Do you have to pay current property taxes on property that has been quitclaim deeded before it can be recorded?

In Massachusetts, as in many states, the recorder in the land records has no interest in whether property taxes are owed. Their only obligation is to take the deed in and make it part of the public record informing the world that the property has a new owner.

Before a buyer records a deed, their attorney should have the title examined for any outstanding liens and obtain a certificate of municipal liens from the town that lists any municipal assessments that are due. The property taxes are apportioned so that the seller pays the taxes until the transfer is made.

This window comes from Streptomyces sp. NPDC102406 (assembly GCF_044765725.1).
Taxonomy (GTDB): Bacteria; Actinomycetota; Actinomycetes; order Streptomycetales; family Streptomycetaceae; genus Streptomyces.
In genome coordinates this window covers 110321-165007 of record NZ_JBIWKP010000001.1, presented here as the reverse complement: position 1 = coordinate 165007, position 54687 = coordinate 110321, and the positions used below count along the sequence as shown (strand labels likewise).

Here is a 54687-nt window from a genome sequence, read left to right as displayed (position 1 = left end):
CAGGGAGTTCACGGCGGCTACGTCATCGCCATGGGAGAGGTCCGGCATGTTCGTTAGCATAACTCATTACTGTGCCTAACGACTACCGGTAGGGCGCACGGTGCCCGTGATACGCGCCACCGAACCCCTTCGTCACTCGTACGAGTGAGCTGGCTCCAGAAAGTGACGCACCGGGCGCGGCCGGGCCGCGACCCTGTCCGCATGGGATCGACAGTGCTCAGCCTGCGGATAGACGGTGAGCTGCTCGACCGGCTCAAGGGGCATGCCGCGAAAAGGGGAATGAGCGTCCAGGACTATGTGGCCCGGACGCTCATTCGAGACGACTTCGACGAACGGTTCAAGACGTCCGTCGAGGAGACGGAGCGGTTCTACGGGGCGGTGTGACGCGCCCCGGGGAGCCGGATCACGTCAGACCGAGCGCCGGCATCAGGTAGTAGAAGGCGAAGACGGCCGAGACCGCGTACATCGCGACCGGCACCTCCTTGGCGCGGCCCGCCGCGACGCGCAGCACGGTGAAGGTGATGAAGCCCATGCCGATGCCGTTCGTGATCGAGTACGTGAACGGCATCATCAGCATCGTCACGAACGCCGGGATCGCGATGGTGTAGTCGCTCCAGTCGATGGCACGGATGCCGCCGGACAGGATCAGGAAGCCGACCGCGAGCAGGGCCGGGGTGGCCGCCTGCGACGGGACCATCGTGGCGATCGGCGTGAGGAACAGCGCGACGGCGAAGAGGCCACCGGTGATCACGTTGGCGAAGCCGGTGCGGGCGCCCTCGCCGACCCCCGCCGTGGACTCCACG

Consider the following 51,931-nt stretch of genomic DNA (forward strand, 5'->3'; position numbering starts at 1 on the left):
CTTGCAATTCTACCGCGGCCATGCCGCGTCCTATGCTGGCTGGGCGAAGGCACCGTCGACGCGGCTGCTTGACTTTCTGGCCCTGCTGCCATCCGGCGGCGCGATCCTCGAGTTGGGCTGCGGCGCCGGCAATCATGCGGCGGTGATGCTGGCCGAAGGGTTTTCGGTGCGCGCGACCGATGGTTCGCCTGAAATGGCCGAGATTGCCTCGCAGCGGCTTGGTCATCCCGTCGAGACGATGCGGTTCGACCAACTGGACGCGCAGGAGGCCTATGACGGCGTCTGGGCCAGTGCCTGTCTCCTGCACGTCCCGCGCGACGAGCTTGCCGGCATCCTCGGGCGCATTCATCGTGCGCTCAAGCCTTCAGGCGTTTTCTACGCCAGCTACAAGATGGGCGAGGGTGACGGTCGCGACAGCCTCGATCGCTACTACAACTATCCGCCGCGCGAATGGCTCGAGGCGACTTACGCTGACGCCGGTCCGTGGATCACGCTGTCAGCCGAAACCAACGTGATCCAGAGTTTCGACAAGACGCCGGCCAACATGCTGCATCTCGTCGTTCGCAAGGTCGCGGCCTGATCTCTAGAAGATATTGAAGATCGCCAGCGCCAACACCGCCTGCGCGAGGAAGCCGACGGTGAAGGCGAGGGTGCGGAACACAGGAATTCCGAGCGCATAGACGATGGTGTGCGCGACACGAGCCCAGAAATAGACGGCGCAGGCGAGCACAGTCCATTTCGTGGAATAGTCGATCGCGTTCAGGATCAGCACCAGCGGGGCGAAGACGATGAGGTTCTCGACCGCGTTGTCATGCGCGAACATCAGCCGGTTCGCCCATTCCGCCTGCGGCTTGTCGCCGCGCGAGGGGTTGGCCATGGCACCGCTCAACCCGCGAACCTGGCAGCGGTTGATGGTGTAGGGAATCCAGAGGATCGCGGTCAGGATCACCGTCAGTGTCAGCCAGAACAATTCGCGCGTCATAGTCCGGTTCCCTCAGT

A check for any delinquent taxes is very important. A town has a statutory period of around three years to reach out and take property for non-payment of taxes after it has been sold to a new owner. That means that you could "own" your home for three years thinking everything is fine. The town could send you a notice that the property has been taken for non-payment of taxes by the former owner. The amount due would be increased by interest, costs and late charges. You would have no choice but to pay the bill in order to redeem your property.

So make sure there are no back taxes due before the closing.